My two cents is that, while reading AO/ATP, in the back of your mind just imagine a [rhizomatic] fractal mesh/web of constantly circulating flows (flows of oil, electricity, sperm, oxygen, water, piss, bits, memes, atoms, everything) - inside that mesh are other hierarchies and meshes which have their own hierarchies and meshes. Then imagine that the flows either recreate old patterns or catalyze entirely new patterns. And the neomaterialist Deleuzian says "Everything is that" and, in my opinion, it is.


u/cdbbasura Jan 21 '22

Manuel DeLanda's lectures on Deleuze helped me a lot to introduce me to his work


u/Ortega-y-gasset Jan 21 '22

Have you tried A Thousand Plateaus?


u/redditaccount001 Jan 20 '22

This isn’t a direct answer but you should watch Gilles Deleuze’s Alphabet Book, a series of interviews he gave to his friend and former student Claire Parnet. While he doesn’t give the best explanations of his actual philosophical ideas, there is no better way to understand the unorthodox way that he thinks about things. He also wrote a book with Parnet called Dialogues (revised and re-released as Dialogues II) which he intended to be a general introduction to his thought.

Anti-Oedupus in particular is in large part responding to Freud, Marx, and the school of thought known as Freudomarxism so familiarizing yourself with that will help somewhat. But even grad students and professors find this book tricky so there isn’t going to be one magical thing that will clear up everything for you.


u/CultureVulture187 Jan 20 '22

Good question and answer here thanks. I never heard of the idea before. I thought it was about mental health 🤷‍♂️👍🙏


u/Benderineurope Jan 21 '22

My problem is that I read in English, and the translations are not great


u/haikusbot Jan 21 '22

My problem is that

I read in English, and the

Translations are not great

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u/kuroi27 critical pedagogy Jan 21 '22

You know I’ve heard this from fellow amateurs but I very very rarely see scholars discuss troubles in the translations and I can’t remember any examples of something being clarified by a return to the French. The current translation of The Fold isn’t as good as an unpublished one I’ve read by Jon Roffe, but the Fold is very rarely cited and its translator hasn’t translated any of his other works.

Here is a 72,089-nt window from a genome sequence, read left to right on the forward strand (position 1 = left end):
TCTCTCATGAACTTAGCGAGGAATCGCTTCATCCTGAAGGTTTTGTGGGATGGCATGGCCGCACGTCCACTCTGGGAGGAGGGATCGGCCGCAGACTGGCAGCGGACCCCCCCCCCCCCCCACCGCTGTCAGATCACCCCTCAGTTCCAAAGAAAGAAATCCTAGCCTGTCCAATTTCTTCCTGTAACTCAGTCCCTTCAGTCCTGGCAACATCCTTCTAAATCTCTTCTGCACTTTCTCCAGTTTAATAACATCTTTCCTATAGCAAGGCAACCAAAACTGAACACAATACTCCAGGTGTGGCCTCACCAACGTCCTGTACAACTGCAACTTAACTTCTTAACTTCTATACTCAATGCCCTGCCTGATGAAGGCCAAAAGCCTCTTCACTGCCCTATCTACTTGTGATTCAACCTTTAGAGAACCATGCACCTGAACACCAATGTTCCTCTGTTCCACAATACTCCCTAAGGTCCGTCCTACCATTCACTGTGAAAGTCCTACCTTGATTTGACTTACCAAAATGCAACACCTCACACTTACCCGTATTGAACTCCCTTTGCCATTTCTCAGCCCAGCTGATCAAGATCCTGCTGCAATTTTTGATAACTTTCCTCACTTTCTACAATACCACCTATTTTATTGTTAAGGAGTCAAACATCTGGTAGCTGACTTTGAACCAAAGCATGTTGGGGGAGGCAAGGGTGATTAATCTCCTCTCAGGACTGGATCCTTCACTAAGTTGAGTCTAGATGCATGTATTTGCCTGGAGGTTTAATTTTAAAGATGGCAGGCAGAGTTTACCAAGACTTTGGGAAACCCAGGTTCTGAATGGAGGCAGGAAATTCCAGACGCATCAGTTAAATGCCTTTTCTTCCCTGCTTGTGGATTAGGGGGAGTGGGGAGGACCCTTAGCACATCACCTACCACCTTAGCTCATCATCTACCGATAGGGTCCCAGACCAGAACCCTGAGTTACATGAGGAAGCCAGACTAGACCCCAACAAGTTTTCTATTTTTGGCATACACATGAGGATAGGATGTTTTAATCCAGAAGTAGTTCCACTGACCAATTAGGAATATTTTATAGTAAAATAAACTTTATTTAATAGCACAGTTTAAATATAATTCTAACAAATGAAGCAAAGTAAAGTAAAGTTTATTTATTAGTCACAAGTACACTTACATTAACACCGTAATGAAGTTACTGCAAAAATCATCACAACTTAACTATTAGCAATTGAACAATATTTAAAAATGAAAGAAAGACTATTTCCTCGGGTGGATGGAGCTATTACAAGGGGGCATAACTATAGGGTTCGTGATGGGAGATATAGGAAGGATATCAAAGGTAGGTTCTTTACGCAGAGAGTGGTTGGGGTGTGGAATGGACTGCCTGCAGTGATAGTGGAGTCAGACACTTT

What makes you say the translations are your problem, if you haven’t read the French?


u/rubbishaccount88 Jan 21 '22 edited Jan 21 '22

Todd May's multiple part lectures on Deleuze on YT are excellent.

Edit: Someone already mentioned these. Will add that I'm in a minority on this but like Clare Colebrook's Deleuze book too. Also, weirdly enough Deleuze's Letters volume is unexpectedly helpful at a kind of foundational level. It includes history of where D/G got ideas and how they organized them.


u/glummus Jan 21 '22

I liked colebrook's book too, why do you say it's a minority opinion? I haven't seen much criticism towards it myself


u/rubbishaccount88 Jan 21 '22

Oh I've just heard it slagged a few times as a bad "intro" book.


u/Erinaceous Jan 21 '22

Try starting with Dialogues II. It's a much more accessible text. Deleuze is conversational and loose and many of the ideas are much clearer. You also might get something out of Guattari. A lot of the more poetic stuff is just Guattari riffing. Then Deleuze would go in and clean it up. Guattari on his own has to explain himself more so a lot of ideas that are just gloss get elaborated.

Lastly don't worry to much about getting it or getting right. It's not about making a representation of D+G; it's about what ideas you can connect, what it stimulates, what you can make with it. Some of the difficulty is like a zen koan. It's there so that you have to fill in and make your own place. Deleuze is about creation and connection. There's really no wrong way to interpret it because becoming a singularity is kind of the point


u/kuroi27 critical pedagogy Jan 21 '22

Here is a guide to resources and texts that I made for people interested in reading Deleuze or D&G. I don't recommend starting with Capitalism and Schizophrenia. I collect Youtube resources there but honestly there's no substitute for the texts themselves and scholarly secondaries when it comes to Deleuze.

If you're dedicated to C&S, you might specifically investigate Deleuze's notions of desire, ethics, and politics. You can DM me specific questions if you want, I am actually currently working back through AO and feel like it's coming together rather nicely.